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The gold-silver mineralization style at Buho and other nearby deposits are classified as rift-related, low to intermediate sulfidation epithermal. Mineralization is typically associated with precious-metal and base-metal-bearing epithermal veins, characterized by pyrite, chalcopyrite, sphalerite, galena, electrum and tetrahedrite in a gangue of quartz, adularia, calcite, sericite and illite-smectite. Late-stage rhodocrosite and barite are common. Some of the deposits (e.g., Chitose) contain significant base-metals in the deeper parts of vein systems. The silver-gold ratios of the vein deposits are 5-50 and were formed from about 12-1 Ma4.

The Buho gold-silver workings are hosted by Pliocene rhyolitic lava, tuff and tuff-breccia that are underlain by Early Pliocene propylitic-altered, basaltic-andesitic volcanic rocks .  Both rock units are overlain unconformably by andesitic volcanic rocks that comprise the southern margin of the Pleistocene Akaigawa caldera complex. The caldera hosts a number of mineral occurrences including the Todoroki gold mine, which produced 188.3 Koz5 of gold, the Meiji mercury mine and several base-metal vein deposits. Buho is perhaps the youngest of these deposits with silica sinter still intact, forming part of the relict hot spring system developed at the intersection of major structures with the caldera ring-fracture zone. At Buho, the major structures trend N070° E and are related to caldera development while subsidiary tensional structures trend north-south. Silica sinter is preserved near the top of the main east-west trending, silicified ridgeline. Immediately below the sinter, two historical exploration adits are developed on north-trending gold-silver-bearing, colloform-banded, quartz-chalcedony-adularia veins.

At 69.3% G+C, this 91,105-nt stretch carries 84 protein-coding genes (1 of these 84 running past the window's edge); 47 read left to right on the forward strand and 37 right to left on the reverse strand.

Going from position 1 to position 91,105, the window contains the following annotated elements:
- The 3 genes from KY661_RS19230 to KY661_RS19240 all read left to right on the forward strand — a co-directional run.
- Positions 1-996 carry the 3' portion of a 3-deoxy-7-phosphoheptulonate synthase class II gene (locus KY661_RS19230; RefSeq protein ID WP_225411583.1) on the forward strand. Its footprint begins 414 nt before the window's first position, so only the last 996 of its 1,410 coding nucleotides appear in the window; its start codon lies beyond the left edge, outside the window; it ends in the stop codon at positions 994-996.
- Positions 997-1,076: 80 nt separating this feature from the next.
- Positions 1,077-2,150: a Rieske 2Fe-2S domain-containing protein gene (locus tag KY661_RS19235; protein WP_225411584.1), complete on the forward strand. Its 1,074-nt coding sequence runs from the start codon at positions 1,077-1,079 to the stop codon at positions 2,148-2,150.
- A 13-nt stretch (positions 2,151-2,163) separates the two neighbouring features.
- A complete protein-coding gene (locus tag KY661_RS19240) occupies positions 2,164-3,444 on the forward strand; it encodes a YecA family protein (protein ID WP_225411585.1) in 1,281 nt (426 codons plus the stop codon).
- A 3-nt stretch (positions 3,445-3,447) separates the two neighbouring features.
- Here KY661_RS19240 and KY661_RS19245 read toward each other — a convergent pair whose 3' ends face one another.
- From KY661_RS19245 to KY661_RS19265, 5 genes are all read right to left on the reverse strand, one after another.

The historic Nakanosawa and Todoroki gold-silver mines occur outside of the project area, located 7- and 12-km to the east-southeast of the Buho workings, respectively. The larger Todoroki mine (188.3 Koz Au and 7 Moz Ag historic production5) consists of 12 gold-silver quartz veins hosted by Pliocene rhyolitic tuff-breccia units ranging from 0.8 to 4.5 m wide and extended up to 1200 m along strike and 220 m vertical, characterized by average mining grades of 2.3-6.2 g/t Au and 92-257 g/t Ag1.

buhoMapBuho Geological Map